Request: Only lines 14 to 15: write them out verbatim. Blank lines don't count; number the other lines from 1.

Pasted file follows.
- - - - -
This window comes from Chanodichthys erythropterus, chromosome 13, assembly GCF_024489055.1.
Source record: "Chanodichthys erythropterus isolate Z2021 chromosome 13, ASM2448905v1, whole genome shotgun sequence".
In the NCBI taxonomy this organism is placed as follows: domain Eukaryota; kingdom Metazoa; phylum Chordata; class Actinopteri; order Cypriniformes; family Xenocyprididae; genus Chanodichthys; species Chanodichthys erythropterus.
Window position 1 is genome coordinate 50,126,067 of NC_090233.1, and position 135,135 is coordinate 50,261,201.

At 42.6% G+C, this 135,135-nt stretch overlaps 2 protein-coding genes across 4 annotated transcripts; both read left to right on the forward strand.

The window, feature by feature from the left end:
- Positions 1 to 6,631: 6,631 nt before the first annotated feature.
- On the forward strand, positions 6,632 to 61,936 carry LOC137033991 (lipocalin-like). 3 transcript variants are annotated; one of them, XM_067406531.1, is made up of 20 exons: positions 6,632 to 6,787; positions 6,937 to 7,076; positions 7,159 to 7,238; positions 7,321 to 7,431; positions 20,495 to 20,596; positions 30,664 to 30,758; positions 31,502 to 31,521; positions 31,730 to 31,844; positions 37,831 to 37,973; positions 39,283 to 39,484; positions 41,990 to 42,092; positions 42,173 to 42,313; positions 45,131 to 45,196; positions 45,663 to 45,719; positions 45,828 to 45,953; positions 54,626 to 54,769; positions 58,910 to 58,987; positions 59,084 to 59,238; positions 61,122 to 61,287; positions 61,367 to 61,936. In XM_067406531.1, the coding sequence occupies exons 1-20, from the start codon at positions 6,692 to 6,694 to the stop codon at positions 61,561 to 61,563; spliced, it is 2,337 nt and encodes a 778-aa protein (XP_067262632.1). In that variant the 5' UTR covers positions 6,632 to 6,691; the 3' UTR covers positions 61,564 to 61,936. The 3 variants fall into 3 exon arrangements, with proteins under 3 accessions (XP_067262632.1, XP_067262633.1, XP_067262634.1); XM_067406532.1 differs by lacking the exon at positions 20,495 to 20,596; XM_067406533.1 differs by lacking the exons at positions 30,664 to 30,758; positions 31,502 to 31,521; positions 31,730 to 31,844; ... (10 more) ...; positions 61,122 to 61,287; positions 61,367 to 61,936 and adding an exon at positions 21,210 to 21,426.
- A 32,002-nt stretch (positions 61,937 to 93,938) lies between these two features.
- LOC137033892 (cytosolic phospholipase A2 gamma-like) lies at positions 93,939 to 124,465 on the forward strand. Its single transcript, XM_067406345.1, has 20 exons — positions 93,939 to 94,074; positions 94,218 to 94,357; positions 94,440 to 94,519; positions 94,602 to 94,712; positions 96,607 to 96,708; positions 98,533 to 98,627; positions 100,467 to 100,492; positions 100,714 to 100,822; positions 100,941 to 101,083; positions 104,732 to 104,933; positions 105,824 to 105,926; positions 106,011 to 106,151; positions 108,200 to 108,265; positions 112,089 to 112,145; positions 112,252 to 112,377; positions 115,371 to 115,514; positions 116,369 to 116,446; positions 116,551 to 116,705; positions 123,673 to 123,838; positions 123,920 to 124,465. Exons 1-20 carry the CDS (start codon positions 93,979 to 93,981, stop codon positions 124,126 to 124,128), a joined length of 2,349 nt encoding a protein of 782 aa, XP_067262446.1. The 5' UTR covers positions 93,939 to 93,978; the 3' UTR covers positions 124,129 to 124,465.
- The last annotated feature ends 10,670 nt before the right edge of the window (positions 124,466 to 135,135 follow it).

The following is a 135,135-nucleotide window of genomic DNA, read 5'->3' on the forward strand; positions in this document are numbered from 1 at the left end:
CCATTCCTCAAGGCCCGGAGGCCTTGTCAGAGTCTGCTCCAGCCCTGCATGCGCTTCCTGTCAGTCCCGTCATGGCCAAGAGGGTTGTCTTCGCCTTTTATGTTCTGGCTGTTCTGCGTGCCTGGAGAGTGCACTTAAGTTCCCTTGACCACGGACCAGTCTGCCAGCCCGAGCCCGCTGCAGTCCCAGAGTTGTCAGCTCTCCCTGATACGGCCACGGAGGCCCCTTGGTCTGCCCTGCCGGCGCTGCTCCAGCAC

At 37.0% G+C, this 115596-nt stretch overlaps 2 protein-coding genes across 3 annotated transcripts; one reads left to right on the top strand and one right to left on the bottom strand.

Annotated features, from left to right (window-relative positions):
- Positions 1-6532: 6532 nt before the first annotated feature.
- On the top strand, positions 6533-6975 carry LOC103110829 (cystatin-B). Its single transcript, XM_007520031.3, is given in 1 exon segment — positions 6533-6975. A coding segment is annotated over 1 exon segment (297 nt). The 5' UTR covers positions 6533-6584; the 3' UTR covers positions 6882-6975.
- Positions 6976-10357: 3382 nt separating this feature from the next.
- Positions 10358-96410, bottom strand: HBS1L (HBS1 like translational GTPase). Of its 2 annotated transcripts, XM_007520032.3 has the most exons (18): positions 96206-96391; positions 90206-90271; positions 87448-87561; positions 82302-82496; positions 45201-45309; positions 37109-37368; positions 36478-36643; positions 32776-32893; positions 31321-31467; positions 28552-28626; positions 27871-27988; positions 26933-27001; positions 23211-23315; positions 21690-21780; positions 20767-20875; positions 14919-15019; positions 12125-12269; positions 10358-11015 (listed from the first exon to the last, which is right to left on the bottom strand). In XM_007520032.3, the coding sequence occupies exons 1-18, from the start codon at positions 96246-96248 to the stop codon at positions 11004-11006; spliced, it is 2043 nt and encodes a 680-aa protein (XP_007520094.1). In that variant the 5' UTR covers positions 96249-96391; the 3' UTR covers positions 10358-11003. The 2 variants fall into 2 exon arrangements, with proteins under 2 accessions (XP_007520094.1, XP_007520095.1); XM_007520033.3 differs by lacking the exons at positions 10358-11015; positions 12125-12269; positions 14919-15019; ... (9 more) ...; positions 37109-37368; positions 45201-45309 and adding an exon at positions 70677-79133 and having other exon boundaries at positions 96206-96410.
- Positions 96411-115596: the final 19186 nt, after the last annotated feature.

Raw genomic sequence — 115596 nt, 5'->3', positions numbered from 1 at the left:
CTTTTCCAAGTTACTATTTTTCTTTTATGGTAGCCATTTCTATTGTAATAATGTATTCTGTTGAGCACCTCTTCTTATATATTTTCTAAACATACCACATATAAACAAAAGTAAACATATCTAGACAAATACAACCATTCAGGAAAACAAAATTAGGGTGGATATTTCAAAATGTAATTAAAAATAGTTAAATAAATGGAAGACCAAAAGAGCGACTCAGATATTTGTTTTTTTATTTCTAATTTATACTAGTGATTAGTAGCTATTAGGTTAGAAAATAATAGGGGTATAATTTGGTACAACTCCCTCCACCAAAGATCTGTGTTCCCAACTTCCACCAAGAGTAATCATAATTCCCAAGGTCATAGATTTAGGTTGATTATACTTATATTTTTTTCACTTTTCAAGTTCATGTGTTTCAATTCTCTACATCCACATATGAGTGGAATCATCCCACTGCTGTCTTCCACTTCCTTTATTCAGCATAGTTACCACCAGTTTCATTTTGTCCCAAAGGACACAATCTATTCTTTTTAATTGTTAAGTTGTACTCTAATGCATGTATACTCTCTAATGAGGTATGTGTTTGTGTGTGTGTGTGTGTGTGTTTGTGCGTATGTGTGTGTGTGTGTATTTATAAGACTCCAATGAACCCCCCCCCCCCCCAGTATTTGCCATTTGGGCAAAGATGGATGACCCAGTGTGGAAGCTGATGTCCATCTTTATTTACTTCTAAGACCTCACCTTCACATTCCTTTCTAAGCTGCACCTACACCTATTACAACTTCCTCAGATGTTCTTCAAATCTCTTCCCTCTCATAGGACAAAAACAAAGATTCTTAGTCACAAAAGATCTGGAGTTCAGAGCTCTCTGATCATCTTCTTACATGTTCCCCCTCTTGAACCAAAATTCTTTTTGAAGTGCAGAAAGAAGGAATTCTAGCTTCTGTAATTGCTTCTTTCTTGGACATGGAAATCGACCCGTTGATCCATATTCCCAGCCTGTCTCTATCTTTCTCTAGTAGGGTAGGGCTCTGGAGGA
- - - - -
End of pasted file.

At 37.0% G+C, this 115596-nt stretch overlaps 2 protein-coding genes across 3 annotated transcripts; one reads left to right on the top strand and one right to left on the bottom strand.

Annotated features, from left to right (window-relative positions):